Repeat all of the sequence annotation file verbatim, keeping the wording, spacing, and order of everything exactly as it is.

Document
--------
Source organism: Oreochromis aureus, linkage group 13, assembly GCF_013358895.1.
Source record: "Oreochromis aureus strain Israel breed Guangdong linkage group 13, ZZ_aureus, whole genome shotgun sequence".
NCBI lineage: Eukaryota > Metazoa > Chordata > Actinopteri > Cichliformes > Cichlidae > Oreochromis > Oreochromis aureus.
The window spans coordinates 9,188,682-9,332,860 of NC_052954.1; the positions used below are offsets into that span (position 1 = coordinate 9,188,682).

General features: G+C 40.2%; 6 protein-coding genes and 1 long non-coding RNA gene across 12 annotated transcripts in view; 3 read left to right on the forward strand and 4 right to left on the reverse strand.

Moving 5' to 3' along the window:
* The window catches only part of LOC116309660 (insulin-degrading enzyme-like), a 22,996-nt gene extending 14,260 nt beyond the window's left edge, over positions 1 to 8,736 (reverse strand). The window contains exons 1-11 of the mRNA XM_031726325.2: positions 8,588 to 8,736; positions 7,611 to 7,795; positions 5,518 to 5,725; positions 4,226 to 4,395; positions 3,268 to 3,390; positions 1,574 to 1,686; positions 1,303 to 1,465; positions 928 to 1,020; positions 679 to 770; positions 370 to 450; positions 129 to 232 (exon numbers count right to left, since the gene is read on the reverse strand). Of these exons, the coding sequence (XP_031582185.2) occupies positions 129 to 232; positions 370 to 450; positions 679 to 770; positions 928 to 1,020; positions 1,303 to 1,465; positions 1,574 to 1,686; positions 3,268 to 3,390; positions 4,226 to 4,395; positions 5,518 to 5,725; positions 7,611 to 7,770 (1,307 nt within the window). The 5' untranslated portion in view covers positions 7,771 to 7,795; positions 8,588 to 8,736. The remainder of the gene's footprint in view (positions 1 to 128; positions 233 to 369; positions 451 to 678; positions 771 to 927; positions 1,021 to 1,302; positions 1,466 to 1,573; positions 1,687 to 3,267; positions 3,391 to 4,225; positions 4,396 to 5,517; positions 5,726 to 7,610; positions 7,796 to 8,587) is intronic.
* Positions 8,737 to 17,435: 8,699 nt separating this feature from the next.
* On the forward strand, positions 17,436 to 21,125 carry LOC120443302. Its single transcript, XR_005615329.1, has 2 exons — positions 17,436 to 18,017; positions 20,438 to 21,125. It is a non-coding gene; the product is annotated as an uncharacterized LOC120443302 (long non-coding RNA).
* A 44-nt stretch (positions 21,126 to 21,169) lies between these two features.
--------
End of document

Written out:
Source organism: Oreochromis aureus, linkage group 13, assembly GCF_013358895.1.
Source record: "Oreochromis aureus strain Israel breed Guangdong linkage group 13, ZZ_aureus, whole genome shotgun sequence".
NCBI lineage: Eukaryota > Metazoa > Chordata > Actinopteri > Cichliformes > Cichlidae > Oreochromis > Oreochromis aureus.
The window spans coordinates 9,188,682-9,332,860 of NC_052954.1; the positions used below are offsets into that span (position 1 = coordinate 9,188,682).

General features: G+C 40.2%; 6 protein-coding genes and 1 long non-coding RNA gene across 12 annotated transcripts in view; 3 read left to right on the forward strand and 4 right to left on the reverse strand.

Moving 5' to 3' along the window:
* The window catches only part of LOC116309660 (insulin-degrading enzyme-like), a 22,996-nt gene extending 14,260 nt beyond the window's left edge, over positions 1 to 8,736 (reverse strand). The window contains exons 1-11 of the mRNA XM_031726325.2: positions 8,588 to 8,736; positions 7,611 to 7,795; positions 5,518 to 5,725; positions 4,226 to 4,395; positions 3,268 to 3,390; positions 1,574 to 1,686; positions 1,303 to 1,465; positions 928 to 1,020; positions 679 to 770; positions 370 to 450; positions 129 to 232 (exon numbers count right to left, since the gene is read on the reverse strand). Of these exons, the coding sequence (XP_031582185.2) occupies positions 129 to 232; positions 370 to 450; positions 679 to 770; positions 928 to 1,020; positions 1,303 to 1,465; positions 1,574 to 1,686; positions 3,268 to 3,390; positions 4,226 to 4,395; positions 5,518 to 5,725; positions 7,611 to 7,770 (1,307 nt within the window). The 5' untranslated portion in view covers positions 7,771 to 7,795; positions 8,588 to 8,736. The remainder of the gene's footprint in view (positions 1 to 128; positions 233 to 369; positions 451 to 678; positions 771 to 927; positions 1,021 to 1,302; positions 1,466 to 1,573; positions 1,687 to 3,267; positions 3,391 to 4,225; positions 4,396 to 5,517; positions 5,726 to 7,610; positions 7,796 to 8,587) is intronic.
* Positions 8,737 to 17,435: 8,699 nt separating this feature from the next.
* On the forward strand, positions 17,436 to 21,125 carry LOC120443302. Its single transcript, XR_005615329.1, has 2 exons — positions 17,436 to 18,017; positions 20,438 to 21,125. It is a non-coding gene; the product is annotated as an uncharacterized LOC120443302 (long non-coding RNA).
* A 44-nt stretch (positions 21,126 to 21,169) lies between these two features.